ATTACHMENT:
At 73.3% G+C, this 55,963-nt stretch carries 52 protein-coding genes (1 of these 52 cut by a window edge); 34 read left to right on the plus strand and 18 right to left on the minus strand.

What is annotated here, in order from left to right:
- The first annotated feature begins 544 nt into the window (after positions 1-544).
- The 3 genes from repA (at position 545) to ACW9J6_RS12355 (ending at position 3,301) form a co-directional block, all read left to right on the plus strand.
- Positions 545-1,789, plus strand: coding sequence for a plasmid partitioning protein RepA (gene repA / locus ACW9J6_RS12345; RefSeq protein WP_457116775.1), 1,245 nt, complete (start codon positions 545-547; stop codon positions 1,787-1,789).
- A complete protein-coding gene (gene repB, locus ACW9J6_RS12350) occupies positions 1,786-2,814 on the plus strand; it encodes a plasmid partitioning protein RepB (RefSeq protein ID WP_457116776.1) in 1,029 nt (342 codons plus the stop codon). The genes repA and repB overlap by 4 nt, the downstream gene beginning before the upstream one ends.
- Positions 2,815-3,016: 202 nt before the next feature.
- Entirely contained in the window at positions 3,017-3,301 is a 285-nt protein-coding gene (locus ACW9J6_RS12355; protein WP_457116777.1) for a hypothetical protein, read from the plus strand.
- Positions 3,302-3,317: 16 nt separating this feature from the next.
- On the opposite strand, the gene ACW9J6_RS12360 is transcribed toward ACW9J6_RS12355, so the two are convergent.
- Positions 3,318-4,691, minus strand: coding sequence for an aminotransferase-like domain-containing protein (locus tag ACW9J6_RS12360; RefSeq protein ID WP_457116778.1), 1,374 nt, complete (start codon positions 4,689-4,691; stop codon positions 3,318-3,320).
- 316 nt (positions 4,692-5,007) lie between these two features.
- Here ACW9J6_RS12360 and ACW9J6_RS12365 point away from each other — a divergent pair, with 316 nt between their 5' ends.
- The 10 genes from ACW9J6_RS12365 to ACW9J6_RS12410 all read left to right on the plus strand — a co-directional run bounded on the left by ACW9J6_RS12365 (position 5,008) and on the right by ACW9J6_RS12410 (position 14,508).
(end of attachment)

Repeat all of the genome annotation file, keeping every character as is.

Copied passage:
At 73.3% G+C, this 55,963-nt stretch carries 52 protein-coding genes (1 of these 52 cut by a window edge); 34 read left to right on the plus strand and 18 right to left on the minus strand.

What is annotated here, in order from left to right:
- The first annotated feature begins 544 nt into the window (after positions 1-544).
- The 3 genes from repA (at position 545) to ACW9J6_RS12355 (ending at position 3,301) form a co-directional block, all read left to right on the plus strand.
- Positions 545-1,789, plus strand: coding sequence for a plasmid partitioning protein RepA (gene repA / locus ACW9J6_RS12345; RefSeq protein WP_457116775.1), 1,245 nt, complete (start codon positions 545-547; stop codon positions 1,787-1,789).
- A complete protein-coding gene (gene repB, locus ACW9J6_RS12350) occupies positions 1,786-2,814 on the plus strand; it encodes a plasmid partitioning protein RepB (RefSeq protein ID WP_457116776.1) in 1,029 nt (342 codons plus the stop codon). The genes repA and repB overlap by 4 nt, the downstream gene beginning before the upstream one ends.
- Positions 2,815-3,016: 202 nt before the next feature.
- Entirely contained in the window at positions 3,017-3,301 is a 285-nt protein-coding gene (locus ACW9J6_RS12355; protein WP_457116777.1) for a hypothetical protein, read from the plus strand.
- Positions 3,302-3,317: 16 nt separating this feature from the next.
- On the opposite strand, the gene ACW9J6_RS12360 is transcribed toward ACW9J6_RS12355, so the two are convergent.
- Positions 3,318-4,691, minus strand: coding sequence for an aminotransferase-like domain-containing protein (locus tag ACW9J6_RS12360; RefSeq protein ID WP_457116778.1), 1,374 nt, complete (start codon positions 4,689-4,691; stop codon positions 3,318-3,320).
- 316 nt (positions 4,692-5,007) lie between these two features.
- Here ACW9J6_RS12360 and ACW9J6_RS12365 point away from each other — a divergent pair, with 316 nt between their 5' ends.
- The 10 genes from ACW9J6_RS12365 to ACW9J6_RS12410 all read left to right on the plus strand — a co-directional run bounded on the left by ACW9J6_RS12365 (position 5,008) and on the right by ACW9J6_RS12410 (position 14,508).